PayPal will stop allowing personal payments in Singapore on February 20. It said in an email to members that this was due to “regulatory instructions”.
People will still be able to make commercial payments for goods and services with their accounts, such as at online merchants, or receive funds, but we can expect that fund transfers between personal accounts will be halted.
They’re not clear on exactly what sort of fund transfers will be stopped, but this seems in line with what happened in other countries. According to reports, PayPal Japan’s personal account holders stopped being able to receive or send money to individuals in 2010, and now have to pay a business fee for transactions. The same year, users in Taiwan and Brazil reported that they stopped being able to send personal payments.
PayPal’s wording seems to suggest that users will still be able to receive payments from “sales and trading”, so this shouldn’t hurt individuals selling on eBay (which owns PayPal). However, many of the smaller blogshops in the region are run by individuals, and those transfers are to personal accounts. Blogging platform, LiveJournal, has said it has a global pool of over 50,000 blogshops. It said that the transaction volume of Singapore blogshops was $80 million in that year alone.
Update: PayPal responded to say that personal payments such as cash gifts or living allowances won’t be allowed. Underlying goods and services will be permitted, and this extends to commercial payments made and received by Singapore users covering personal, “premier” or business accounts. Users can also still receive funds from PayPal users outside of Singapore, and that is dependent on whether personal payments are allowed in the sender’s country. Blogshops, you can rest easy.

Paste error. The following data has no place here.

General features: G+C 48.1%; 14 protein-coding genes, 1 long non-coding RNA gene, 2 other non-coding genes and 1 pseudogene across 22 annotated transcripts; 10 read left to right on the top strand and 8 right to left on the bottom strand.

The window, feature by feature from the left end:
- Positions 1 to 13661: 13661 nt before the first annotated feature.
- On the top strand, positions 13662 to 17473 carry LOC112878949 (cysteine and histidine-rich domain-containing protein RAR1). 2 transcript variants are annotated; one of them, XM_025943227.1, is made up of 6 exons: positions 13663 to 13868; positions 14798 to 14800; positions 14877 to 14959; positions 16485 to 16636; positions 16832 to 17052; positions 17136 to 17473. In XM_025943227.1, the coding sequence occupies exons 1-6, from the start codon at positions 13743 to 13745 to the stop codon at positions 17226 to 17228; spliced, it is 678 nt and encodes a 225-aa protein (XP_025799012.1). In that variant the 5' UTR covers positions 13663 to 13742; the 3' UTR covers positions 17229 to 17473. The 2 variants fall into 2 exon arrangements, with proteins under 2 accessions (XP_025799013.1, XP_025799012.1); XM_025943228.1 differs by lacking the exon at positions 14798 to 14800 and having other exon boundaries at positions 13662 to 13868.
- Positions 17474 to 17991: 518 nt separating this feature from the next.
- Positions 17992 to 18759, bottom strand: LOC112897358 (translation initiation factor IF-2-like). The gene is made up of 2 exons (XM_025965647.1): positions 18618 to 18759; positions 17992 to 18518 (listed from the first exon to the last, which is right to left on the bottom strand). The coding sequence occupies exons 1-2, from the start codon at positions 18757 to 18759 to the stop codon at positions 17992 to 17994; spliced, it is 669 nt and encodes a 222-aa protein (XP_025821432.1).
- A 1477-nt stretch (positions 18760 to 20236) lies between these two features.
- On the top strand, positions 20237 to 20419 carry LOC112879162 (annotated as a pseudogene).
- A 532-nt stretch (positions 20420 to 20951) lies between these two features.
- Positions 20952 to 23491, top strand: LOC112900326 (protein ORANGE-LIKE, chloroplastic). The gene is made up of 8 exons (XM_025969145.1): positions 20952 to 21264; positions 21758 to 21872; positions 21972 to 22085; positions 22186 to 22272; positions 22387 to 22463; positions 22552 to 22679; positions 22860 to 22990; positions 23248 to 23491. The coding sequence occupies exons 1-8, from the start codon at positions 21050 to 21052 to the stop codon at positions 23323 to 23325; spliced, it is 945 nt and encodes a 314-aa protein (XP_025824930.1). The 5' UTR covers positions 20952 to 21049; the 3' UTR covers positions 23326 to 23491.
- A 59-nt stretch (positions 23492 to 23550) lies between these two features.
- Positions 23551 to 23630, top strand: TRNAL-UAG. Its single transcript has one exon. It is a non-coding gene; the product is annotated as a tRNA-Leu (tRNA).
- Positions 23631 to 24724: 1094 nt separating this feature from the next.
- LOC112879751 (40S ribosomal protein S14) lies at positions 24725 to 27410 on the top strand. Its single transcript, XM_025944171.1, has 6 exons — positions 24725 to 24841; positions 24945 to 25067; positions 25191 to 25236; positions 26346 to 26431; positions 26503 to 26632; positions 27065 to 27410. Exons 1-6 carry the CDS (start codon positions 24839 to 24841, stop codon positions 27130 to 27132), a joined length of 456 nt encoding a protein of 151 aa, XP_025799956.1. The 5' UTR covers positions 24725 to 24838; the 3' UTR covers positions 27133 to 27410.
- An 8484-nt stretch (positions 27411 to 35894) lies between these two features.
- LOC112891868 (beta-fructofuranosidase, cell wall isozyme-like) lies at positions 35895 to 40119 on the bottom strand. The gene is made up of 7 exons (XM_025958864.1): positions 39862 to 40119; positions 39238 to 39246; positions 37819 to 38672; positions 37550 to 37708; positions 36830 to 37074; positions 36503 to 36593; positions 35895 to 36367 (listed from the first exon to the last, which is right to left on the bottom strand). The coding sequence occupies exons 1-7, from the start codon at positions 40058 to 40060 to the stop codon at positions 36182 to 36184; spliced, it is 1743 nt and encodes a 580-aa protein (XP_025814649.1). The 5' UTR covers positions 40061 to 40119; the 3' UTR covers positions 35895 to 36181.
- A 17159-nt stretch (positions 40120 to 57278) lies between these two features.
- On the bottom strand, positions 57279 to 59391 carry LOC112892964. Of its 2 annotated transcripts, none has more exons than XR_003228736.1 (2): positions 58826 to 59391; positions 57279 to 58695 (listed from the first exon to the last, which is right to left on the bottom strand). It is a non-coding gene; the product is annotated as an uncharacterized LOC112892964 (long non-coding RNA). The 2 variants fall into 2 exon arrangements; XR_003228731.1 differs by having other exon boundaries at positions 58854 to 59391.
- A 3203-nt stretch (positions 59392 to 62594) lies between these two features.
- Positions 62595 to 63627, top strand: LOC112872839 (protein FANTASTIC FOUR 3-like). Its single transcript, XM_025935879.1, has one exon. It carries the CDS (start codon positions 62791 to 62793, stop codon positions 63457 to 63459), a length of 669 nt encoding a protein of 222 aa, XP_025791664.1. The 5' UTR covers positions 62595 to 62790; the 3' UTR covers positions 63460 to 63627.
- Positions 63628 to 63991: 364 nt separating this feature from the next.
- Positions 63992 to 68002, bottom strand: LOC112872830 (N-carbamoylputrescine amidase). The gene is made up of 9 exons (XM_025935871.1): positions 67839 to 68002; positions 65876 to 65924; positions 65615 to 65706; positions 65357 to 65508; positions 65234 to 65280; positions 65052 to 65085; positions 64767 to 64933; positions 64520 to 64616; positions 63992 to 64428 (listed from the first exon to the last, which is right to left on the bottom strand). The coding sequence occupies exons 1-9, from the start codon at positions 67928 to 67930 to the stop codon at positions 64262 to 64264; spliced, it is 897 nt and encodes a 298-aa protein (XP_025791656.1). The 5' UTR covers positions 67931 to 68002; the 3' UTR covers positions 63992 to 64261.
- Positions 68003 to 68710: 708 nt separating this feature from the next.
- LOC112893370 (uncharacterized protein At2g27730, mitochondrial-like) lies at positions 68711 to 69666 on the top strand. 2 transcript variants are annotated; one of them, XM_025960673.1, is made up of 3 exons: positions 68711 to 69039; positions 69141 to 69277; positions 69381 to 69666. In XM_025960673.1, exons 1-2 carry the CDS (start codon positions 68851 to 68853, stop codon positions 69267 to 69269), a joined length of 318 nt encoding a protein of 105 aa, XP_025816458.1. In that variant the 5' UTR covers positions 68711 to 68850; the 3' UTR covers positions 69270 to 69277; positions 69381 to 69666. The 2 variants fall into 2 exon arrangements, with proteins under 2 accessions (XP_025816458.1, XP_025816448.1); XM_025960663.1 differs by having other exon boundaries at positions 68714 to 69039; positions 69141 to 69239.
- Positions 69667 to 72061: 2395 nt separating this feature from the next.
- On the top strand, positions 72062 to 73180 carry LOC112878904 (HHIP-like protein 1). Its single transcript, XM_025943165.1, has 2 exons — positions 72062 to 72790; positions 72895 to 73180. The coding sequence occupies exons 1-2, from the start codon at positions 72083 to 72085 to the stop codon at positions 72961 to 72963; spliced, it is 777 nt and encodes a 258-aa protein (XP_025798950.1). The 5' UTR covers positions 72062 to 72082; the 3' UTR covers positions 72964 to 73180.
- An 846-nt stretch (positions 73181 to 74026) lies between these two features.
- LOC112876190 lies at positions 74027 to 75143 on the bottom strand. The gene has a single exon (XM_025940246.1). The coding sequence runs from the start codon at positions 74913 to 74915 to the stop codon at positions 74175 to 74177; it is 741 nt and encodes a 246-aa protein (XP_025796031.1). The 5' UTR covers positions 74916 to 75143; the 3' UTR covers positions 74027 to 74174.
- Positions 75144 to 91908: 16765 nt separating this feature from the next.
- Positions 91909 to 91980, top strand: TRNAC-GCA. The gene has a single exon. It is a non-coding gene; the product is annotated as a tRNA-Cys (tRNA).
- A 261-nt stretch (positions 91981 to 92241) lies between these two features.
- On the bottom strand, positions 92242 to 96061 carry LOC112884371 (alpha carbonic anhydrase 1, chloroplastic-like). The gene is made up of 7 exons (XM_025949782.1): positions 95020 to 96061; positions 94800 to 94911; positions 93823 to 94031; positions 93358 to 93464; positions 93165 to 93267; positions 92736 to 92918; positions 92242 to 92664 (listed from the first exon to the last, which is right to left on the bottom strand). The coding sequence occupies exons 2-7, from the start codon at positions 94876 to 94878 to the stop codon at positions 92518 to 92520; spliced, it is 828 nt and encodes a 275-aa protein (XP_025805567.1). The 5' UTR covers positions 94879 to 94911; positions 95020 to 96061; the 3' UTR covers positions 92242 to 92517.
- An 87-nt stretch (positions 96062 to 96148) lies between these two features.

Read the rest here: PayPal Stops Personal Payments In Singapore
Storm8, a bootstrapped mobile game maker co-founded by early Facebook engineers, said it just crossed 10 million daily active users — which would put it among the top handful of mobile app makers in terms of reach. Zynga most recently said it had 33 million daily active users in July.
“We’re not a one-hit wonder. We never were and we are not a one-trick pony,” said CEO Perry Tam, who says their network encompasses about 200 million devices. “This is what has allowed us to grow steadily, consistently and remain profitable.”